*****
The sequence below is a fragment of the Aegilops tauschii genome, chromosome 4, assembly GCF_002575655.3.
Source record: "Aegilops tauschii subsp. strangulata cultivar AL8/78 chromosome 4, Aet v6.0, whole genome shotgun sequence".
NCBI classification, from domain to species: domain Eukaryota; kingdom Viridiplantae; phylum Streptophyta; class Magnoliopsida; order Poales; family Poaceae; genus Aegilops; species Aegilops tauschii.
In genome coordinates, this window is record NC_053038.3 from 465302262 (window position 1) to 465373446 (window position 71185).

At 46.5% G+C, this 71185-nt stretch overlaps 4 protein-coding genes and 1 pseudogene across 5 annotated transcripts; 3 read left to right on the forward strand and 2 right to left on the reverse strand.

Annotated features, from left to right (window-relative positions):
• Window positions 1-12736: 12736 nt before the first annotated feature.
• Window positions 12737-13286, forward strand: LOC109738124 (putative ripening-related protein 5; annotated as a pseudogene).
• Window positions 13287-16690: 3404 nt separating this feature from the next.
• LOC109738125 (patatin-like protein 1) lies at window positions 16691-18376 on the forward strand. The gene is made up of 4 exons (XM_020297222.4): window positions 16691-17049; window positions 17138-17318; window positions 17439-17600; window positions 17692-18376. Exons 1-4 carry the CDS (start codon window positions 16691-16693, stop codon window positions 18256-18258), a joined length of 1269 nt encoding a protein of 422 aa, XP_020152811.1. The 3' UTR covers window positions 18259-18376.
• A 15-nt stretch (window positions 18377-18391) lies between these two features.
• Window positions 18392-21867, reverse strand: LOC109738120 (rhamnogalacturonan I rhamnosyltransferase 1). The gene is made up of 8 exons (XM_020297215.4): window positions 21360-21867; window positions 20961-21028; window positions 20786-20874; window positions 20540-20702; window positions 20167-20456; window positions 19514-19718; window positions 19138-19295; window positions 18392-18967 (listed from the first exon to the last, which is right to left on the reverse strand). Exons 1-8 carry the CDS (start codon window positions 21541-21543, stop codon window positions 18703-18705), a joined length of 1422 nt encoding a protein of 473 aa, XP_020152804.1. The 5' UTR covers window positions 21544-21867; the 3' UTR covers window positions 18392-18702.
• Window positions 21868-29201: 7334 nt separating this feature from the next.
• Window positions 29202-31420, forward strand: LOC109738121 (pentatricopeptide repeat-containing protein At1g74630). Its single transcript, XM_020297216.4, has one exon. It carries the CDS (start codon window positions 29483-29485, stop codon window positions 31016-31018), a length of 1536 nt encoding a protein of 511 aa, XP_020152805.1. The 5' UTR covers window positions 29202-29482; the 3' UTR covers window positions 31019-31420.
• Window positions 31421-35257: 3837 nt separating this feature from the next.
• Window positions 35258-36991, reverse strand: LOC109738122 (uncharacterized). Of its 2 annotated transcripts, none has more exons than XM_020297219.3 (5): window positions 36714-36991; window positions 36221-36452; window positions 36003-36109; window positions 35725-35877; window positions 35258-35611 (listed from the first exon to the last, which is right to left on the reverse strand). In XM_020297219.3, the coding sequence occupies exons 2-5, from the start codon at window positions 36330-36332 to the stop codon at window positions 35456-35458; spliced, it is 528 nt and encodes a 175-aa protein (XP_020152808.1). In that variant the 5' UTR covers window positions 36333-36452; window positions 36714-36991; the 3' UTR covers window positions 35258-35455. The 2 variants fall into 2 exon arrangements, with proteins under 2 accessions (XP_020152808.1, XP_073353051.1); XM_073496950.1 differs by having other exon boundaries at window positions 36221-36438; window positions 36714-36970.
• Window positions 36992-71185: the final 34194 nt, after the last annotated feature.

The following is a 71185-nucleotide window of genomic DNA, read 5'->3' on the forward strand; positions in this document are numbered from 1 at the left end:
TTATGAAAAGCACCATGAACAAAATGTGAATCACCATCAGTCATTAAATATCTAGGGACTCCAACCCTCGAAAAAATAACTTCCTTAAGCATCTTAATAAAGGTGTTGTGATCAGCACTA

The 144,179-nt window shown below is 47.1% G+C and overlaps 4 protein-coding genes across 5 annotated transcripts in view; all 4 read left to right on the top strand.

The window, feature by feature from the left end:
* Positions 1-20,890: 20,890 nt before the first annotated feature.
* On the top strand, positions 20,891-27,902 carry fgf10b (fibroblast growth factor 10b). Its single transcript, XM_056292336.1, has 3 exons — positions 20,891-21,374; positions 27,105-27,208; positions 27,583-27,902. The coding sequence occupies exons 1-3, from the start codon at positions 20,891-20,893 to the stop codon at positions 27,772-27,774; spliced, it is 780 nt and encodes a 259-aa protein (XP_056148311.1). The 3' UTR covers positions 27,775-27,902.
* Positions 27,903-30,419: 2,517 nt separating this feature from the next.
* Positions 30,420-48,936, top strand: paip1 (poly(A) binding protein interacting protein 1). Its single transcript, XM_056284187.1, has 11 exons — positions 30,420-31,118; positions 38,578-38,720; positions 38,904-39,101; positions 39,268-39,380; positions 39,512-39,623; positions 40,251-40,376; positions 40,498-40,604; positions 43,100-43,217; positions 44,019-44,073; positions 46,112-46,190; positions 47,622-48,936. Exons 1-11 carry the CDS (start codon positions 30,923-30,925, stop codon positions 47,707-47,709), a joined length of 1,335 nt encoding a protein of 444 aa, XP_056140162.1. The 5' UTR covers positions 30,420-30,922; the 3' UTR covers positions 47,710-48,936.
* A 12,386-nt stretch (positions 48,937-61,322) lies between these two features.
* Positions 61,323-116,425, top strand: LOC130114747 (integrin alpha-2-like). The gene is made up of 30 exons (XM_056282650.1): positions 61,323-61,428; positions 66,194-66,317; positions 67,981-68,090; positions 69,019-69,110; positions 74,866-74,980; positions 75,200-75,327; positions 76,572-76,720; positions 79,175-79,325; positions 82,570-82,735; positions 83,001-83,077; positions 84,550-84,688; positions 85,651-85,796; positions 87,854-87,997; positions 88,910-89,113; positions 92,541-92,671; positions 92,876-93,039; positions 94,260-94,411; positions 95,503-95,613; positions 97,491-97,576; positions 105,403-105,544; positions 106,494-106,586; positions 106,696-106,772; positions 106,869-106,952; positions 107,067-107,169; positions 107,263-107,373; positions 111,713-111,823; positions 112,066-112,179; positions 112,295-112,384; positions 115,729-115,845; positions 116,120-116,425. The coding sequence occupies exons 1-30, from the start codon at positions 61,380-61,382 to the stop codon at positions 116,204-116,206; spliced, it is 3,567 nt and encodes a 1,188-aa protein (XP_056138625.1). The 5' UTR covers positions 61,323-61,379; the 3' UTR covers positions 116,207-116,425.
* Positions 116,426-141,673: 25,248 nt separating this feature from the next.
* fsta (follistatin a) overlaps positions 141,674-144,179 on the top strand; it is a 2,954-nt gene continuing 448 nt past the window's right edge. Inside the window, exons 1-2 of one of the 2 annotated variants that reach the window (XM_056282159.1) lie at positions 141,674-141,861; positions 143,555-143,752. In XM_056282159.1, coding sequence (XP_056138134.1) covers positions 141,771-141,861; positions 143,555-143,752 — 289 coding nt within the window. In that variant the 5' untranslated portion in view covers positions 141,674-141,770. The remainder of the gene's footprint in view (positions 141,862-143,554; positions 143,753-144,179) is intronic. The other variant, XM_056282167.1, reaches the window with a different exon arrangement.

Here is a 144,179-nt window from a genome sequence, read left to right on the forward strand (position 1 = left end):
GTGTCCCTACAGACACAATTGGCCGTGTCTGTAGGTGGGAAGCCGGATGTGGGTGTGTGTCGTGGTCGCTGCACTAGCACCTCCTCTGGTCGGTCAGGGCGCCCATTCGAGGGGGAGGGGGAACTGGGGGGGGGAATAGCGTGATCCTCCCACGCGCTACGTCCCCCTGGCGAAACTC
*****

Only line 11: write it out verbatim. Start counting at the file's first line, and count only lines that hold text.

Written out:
• A 15-nt stretch (window positions 18377-18391) lies between these two features.